Here, I think, I’d rather be sitting

He smoked a Ferrari F430 Scudiera, a 503-horspower beast that hits 62 mph in 3.6 seconds.

He smoked a Ferrari F430 Scudiera, a 503-horspower beast that hits 62 mph in 3.6 seconds.

François Gissy hit 207 mph on a bicycle powered by three rocket engines. From Wired Magazine:

The bike, designed by Gissy’s friend Arnold Neracher, is for the most part normal. Aside from those rockets, of course. The frame is elongated, probably to improve stability, but the pedals still work. It rides on a pair of fat tires, and the brakes are standard stuff, albeit essentially useless at that kind of speed. Gissy can use them to stabilize himself, but mostly leaves them alone. Yes, brakes are the type of thing you usually improve before subjecting yourself supercar velocities and 1.96 Gs of acceleration, but whatever.

Flying spaghetti monster?

No, it’s a noodly-framed homebuilt from R.A.S.T.A.Bike (more like P.A.S.T.A.Bike), a Russian club similar to RatRod bikes, where members roll their own. A tip of the ushanka to Trottinette Magazine.

Second first-principles scooter

The new bike folds down to a package not much bigger than the wheel diameter, and it is over a pound lighter then the first one, at 7.8 lbs.

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Okay, I don’t have THAT much time on my hands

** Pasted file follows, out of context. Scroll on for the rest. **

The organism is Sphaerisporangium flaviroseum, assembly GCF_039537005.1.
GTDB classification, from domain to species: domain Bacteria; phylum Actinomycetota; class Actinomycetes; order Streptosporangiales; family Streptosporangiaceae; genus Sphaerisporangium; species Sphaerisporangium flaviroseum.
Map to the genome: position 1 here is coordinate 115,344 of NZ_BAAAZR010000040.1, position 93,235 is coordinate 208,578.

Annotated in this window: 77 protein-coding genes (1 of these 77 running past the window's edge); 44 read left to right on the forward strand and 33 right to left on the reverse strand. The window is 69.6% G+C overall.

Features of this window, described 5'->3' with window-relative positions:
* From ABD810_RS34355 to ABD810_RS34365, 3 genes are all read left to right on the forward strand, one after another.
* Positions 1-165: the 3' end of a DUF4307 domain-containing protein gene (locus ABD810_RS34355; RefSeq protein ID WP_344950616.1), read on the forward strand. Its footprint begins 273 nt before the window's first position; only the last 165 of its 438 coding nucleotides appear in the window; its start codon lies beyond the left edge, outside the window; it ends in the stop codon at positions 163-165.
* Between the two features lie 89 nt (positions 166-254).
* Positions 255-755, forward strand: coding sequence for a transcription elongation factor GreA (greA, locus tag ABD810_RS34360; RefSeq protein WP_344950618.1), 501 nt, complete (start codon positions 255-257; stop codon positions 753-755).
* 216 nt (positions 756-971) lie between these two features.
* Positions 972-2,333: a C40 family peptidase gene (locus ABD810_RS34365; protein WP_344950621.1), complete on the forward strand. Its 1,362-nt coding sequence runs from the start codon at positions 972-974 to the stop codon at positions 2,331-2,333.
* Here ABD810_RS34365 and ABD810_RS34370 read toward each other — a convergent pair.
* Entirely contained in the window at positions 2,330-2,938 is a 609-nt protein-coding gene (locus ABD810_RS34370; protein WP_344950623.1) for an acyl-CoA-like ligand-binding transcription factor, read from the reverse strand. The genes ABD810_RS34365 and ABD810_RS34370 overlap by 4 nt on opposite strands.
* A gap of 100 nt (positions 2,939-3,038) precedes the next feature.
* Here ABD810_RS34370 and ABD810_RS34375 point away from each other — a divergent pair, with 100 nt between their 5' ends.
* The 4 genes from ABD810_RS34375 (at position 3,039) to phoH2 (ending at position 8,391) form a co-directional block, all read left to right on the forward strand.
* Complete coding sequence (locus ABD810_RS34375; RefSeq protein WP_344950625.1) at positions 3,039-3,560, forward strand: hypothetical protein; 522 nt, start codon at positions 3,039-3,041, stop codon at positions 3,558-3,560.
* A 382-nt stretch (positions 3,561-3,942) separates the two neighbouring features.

‘What device, vehicle, object, etc would you like to see powered by a cordless drill and how would you do it?’

If you’ve ever had a hankering to fit a Milwaukee M28 Right Angle Drill to a footbike for a motor (and who hasn’t?), here’s how to do it.

FootbikeUSA not only ones trying 20″ wheels

KOTA's modified Footbike pic

The new wheels are a 26″ Araya in the front and a 20″ BMX Redline in the rear

Home-builder KOTA is also working on putting a 20-inch rear wheel on a Footbike™. He writes: Continue reading

They put the ‘cycle’ in ‘recycle’

Re Cycle custom footbikehttp://www.re-cycle.gr/?p=451

Perhaps with good reason, a Greek company, Re Cycle, is specializing in building bicycles from scrapped bikes and other materials. Not only pedal bikes, but kickbikes (including electric), too. These pragmatic bikes are quite striking, too, with a few common design cues: curvy downtubes and decks of a kind not seen anywhere else, and concept bicycles, too, including retro restorations.

Hat tip: Trottinette Patinette.

It’s a little odd

Kickbike Cruise Max pic

The Kickbike Cruise Max

…that a Kickbike® inspired by a quintessentially American style of transport, the “cruiser,” isn’t apparently available in America … not that we need it ….